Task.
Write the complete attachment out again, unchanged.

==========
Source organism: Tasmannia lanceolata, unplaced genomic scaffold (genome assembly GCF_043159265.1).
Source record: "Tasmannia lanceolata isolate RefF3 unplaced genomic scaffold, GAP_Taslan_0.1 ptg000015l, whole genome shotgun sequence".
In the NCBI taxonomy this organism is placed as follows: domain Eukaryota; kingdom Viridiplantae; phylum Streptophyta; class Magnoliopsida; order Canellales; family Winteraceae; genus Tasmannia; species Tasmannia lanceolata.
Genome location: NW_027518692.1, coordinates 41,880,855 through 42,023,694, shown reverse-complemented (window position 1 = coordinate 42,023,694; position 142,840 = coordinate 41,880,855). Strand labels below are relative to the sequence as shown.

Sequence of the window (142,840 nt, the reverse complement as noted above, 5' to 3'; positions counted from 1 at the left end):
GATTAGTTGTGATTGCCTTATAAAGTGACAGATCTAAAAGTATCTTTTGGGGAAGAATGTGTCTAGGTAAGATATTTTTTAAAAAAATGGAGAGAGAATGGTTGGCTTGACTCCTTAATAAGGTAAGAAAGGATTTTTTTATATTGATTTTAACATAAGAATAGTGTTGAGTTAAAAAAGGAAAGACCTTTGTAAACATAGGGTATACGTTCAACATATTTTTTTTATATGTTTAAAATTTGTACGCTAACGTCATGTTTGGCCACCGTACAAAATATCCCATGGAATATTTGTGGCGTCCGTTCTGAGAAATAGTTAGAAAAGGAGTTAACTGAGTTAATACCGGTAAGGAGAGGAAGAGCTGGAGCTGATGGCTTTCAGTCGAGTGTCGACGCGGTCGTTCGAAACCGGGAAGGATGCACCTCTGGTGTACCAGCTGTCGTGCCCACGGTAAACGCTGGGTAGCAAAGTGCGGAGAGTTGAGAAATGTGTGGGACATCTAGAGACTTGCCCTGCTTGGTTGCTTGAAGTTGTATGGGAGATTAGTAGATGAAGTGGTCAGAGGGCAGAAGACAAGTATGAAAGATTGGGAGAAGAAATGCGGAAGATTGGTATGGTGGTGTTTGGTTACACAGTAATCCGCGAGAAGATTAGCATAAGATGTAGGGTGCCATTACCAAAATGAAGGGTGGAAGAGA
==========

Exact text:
Source organism: Tasmannia lanceolata, unplaced genomic scaffold (genome assembly GCF_043159265.1).
Source record: "Tasmannia lanceolata isolate RefF3 unplaced genomic scaffold, GAP_Taslan_0.1 ptg000015l, whole genome shotgun sequence".
In the NCBI taxonomy this organism is placed as follows: domain Eukaryota; kingdom Viridiplantae; phylum Streptophyta; class Magnoliopsida; order Canellales; family Winteraceae; genus Tasmannia; species Tasmannia lanceolata.
Genome location: NW_027518692.1, coordinates 41,880,855 through 42,023,694, shown reverse-complemented (window position 1 = coordinate 42,023,694; position 142,840 = coordinate 41,880,855). Strand labels below are relative to the sequence as shown.

Sequence of the window (142,840 nt, the reverse complement as noted above, 5' to 3'; positions counted from 1 at the left end):
GATTAGTTGTGATTGCCTTATAAAGTGACAGATCTAAAAGTATCTTTTGGGGAAGAATGTGTCTAGGTAAGATATTTTTTAAAAAAATGGAGAGAGAATGGTTGGCTTGACTCCTTAATAAGGTAAGAAAGGATTTTTTTATATTGATTTTAACATAAGAATAGTGTTGAGTTAAAAAAGGAAAGACCTTTGTAAACATAGGGTATACGTTCAACATATTTTTTTTATATGTTTAAAATTTGTACGCTAACGTCATGTTTGGCCACCGTACAAAATATCCCATGGAATATTTGTGGCGTCCGTTCTGAGAAATAGTTAGAAAAGGAGTTAACTGAGTTAATACCGGTAAGGAGAGGAAGAGCTGGAGCTGATGGCTTTCAGTCGAGTGTCGACGCGGTCGTTCGAAACCGGGAAGGATGCACCTCTGGTGTACCAGCTGTCGTGCCCACGGTAAACGCTGGGTAGCAAAGTGCGGAGAGTTGAGAAATGTGTGGGACATCTAGAGACTTGCCCTGCTTGGTTGCTTGAAGTTGTATGGGAGATTAGTAGATGAAGTGGTCAGAGGGCAGAAGACAAGTATGAAAGATTGGGAGAAGAAATGCGGAAGATTGGTATGGTGGTGTTTGGTTACACAGTAATCCGCGAGAAGATTAGCATAAGATGTAGGGTGCCATTACCAAAATGAAGGGTGGAAGAGA